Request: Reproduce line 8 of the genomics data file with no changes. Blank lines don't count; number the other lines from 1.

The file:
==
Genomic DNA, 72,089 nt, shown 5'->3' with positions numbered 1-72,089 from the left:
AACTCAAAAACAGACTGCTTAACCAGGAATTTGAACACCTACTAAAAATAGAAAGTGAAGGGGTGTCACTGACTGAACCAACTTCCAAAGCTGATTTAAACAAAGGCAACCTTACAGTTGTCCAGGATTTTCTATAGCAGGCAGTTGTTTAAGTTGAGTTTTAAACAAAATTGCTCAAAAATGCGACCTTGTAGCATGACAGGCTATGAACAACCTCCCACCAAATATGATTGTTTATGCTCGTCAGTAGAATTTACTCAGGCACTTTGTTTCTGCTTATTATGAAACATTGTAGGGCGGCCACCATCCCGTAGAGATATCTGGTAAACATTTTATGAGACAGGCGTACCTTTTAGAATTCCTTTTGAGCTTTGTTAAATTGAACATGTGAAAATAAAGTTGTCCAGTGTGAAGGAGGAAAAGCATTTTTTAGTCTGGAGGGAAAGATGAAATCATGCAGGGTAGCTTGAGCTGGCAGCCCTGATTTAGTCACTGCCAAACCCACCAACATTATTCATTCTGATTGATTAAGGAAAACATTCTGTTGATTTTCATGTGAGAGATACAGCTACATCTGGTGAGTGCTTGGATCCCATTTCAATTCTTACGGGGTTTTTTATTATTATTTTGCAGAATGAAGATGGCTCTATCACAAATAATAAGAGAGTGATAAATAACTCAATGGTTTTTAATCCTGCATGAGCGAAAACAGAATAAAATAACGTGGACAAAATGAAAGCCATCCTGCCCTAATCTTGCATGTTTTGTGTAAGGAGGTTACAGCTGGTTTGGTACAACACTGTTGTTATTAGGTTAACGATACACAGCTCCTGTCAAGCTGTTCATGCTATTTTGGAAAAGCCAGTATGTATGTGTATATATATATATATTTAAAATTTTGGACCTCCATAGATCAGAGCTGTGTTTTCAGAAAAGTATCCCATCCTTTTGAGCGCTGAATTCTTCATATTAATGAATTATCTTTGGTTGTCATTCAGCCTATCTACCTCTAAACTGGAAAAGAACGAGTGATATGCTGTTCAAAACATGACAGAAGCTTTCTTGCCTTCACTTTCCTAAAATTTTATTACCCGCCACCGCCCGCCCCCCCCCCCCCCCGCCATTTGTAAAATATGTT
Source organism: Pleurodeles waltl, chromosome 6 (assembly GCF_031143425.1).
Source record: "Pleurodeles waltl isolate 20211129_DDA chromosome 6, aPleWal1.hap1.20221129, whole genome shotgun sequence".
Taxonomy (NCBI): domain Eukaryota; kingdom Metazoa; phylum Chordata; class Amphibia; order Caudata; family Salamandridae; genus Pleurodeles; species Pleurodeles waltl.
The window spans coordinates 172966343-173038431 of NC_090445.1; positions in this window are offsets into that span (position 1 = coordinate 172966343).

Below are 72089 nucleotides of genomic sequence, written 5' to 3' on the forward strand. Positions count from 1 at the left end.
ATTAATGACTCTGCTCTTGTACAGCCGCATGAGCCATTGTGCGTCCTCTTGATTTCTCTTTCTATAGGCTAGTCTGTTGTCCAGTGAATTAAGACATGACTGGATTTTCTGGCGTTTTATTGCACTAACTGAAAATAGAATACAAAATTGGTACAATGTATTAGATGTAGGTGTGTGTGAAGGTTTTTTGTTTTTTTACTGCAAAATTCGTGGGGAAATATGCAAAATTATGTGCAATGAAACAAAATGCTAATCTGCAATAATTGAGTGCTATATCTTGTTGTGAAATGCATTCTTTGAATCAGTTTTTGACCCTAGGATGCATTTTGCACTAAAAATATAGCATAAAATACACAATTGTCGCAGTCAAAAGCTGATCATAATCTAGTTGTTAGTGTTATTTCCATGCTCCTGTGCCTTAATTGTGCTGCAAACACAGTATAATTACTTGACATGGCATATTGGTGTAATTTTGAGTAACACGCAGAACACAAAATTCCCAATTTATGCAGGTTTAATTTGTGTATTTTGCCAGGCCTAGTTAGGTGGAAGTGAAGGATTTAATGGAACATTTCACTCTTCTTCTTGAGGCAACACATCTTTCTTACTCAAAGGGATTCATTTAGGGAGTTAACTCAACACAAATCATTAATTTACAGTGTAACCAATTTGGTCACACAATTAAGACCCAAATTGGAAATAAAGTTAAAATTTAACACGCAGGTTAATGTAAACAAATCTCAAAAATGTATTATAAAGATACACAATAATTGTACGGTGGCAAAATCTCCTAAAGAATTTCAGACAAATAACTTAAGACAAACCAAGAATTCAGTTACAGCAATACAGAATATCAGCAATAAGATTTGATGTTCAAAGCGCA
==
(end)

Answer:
ATTAATGACTCTGCTCTTGTACAGCCGCATGAGCCATTGTGCGTCCTCTTGATTTCTCTTTCTATAGGCTAGTCTGTTGTCCAGTGAATTAAGACATGACTGGATTTTCTGGCGTTTTATTGCACTAACTGAAAATAGAATACAAAATTGGTACAATGTATTAGATGTAGGTGTGTGTGAAGGTTTTTTGTTTTTTTACTGCAAAATTCGTGGGGAAATATGCAAAATTATGTGCAATGAAACAAAATGCTAATCTGCAATAATTGAGTGCTATATCTTGTTGTGAAATGCATTCTTTGAATCAGTTTTTGACCCTAGGATGCATTTTGCACTAAAAATATAGCATAAAATACACAATTGTCGCAGTCAAAAGCTGATCATAATCTAGTTGTTAGTGTTATTTCCATGCTCCTGTGCCTTAATTGTGCTGCAAACACAGTATAATTACTTGACATGGCATATTGGTGTAATTTTGAGTAACACGCAGAACACAAAATTCCCAATTTATGCAGGTTTAATTTGTGTATTTTGCCAGGCCTAGTTAGGTGGAAGTGAAGGATTTAATGGAACATTTCACTCTTCTTCTTGAGGCAACACATCTTTCTTACTCAAAGGGATTCATTTAGGGAGTTAACTCAACACAAATCATTAATTTACAGTGTAACCAATTTGGTCACACAATTAAGACCCAAATTGGAAATAAAGTTAAAATTTAACACGCAGGTTAATGTAAACAAATCTCAAAAATGTATTATAAAGATACACAATAATTGTACGGTGGCAAAATCTCCTAAAGAATTTCAGACAAATAACTTAAGACAAACCAAGAATTCAGTTACAGCAATACAGAATATCAGCAATAAGATTTGATGTTCAAAGCGCA